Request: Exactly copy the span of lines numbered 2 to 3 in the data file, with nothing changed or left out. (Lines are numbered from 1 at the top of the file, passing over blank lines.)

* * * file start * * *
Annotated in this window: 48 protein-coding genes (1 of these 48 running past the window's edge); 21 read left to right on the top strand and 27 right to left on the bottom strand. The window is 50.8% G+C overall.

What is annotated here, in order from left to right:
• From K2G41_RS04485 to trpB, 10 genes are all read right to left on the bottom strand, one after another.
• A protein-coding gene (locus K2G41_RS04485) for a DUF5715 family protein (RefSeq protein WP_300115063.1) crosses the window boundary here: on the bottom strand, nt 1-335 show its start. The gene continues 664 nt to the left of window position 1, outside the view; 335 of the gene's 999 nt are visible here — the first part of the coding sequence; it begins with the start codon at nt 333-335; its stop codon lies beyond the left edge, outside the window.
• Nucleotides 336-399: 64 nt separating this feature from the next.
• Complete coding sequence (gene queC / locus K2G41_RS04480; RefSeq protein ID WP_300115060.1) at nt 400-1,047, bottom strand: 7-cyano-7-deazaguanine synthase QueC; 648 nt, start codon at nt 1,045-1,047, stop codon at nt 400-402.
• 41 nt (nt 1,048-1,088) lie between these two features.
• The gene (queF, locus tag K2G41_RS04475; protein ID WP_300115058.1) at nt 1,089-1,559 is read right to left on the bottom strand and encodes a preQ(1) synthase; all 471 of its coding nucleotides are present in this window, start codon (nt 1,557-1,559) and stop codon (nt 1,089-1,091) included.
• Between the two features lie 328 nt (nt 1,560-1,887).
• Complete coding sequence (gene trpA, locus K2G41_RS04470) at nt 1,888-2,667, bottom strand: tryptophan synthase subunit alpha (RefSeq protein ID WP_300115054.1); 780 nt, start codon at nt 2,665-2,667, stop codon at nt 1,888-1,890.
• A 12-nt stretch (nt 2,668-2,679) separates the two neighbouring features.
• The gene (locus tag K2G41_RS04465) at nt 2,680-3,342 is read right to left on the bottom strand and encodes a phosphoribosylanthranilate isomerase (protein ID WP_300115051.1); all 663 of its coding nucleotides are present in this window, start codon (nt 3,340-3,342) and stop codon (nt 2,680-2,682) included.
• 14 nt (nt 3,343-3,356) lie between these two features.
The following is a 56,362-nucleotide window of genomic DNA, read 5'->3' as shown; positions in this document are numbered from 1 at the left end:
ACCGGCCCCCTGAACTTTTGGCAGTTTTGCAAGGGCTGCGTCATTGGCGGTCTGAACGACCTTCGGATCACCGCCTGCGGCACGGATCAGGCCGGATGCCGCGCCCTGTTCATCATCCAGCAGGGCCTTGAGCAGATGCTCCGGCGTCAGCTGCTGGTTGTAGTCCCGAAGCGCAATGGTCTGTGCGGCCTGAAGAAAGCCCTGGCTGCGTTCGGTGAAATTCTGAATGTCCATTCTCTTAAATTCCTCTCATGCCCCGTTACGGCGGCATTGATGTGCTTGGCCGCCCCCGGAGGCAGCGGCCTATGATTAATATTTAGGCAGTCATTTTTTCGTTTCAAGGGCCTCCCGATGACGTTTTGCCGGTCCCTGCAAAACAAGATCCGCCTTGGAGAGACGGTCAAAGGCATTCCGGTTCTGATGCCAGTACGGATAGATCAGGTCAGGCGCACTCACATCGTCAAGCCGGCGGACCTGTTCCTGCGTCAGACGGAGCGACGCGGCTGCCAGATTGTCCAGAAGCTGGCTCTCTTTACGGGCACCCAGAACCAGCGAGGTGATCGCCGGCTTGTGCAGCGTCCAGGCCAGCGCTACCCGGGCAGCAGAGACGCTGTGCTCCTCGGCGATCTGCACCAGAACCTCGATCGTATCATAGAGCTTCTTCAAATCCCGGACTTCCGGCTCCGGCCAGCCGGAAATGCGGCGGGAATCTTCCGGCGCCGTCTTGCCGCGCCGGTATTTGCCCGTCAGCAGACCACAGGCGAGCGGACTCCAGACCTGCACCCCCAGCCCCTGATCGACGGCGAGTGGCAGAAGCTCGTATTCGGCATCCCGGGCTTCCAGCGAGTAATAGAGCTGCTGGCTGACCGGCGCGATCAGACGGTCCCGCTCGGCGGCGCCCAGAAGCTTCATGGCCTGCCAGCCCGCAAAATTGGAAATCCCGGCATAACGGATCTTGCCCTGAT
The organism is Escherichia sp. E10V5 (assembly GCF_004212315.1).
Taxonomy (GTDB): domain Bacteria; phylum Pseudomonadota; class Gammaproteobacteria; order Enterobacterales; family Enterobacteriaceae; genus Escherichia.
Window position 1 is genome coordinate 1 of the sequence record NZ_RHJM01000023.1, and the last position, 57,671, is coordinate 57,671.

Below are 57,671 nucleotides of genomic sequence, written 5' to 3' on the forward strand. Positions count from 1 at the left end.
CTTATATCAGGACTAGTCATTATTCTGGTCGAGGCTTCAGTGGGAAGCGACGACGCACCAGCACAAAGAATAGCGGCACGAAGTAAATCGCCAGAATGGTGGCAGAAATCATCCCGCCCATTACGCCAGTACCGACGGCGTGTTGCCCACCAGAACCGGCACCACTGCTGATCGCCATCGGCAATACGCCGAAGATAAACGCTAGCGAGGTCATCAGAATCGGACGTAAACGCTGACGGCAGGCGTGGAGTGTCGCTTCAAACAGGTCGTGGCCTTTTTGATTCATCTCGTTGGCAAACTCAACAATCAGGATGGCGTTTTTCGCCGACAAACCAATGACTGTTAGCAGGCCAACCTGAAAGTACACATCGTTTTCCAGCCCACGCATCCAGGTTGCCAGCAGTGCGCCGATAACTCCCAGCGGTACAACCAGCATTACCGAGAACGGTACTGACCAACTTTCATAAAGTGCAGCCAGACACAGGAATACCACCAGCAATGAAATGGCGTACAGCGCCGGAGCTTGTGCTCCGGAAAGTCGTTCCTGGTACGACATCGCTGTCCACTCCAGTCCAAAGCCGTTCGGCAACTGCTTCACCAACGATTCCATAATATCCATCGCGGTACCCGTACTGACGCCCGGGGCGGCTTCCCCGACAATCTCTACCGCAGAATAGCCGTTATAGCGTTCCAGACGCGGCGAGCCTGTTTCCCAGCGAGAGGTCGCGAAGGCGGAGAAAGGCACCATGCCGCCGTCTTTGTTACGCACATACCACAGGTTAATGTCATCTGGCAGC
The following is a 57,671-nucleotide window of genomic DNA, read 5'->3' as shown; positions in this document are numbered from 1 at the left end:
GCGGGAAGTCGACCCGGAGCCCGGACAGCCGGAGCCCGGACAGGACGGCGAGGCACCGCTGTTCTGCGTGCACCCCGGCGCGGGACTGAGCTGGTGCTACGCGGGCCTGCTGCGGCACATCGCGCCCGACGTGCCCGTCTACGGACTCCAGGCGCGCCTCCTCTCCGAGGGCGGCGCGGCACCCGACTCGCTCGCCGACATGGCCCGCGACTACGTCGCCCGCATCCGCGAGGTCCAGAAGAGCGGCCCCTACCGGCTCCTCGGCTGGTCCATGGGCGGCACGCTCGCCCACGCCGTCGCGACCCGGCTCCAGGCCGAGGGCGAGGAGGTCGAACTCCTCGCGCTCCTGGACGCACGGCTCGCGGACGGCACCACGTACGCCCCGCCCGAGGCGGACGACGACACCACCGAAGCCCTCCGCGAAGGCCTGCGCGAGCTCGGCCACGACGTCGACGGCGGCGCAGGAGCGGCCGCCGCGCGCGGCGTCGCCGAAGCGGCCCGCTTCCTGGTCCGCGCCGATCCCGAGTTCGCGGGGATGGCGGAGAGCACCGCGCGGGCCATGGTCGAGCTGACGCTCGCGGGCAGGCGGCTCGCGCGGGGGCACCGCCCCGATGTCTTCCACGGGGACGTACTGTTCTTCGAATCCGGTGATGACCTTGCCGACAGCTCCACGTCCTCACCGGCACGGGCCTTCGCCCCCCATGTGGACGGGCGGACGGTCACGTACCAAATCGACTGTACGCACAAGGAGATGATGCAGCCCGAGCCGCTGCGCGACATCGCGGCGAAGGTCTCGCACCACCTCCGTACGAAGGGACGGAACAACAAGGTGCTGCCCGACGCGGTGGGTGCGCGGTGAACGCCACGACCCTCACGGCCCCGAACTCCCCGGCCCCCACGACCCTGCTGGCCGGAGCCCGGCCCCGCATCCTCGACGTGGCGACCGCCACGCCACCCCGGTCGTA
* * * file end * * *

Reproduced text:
What is annotated here, in order from left to right:
• From K2G41_RS04485 to trpB, 10 genes are all read right to left on the bottom strand, one after another.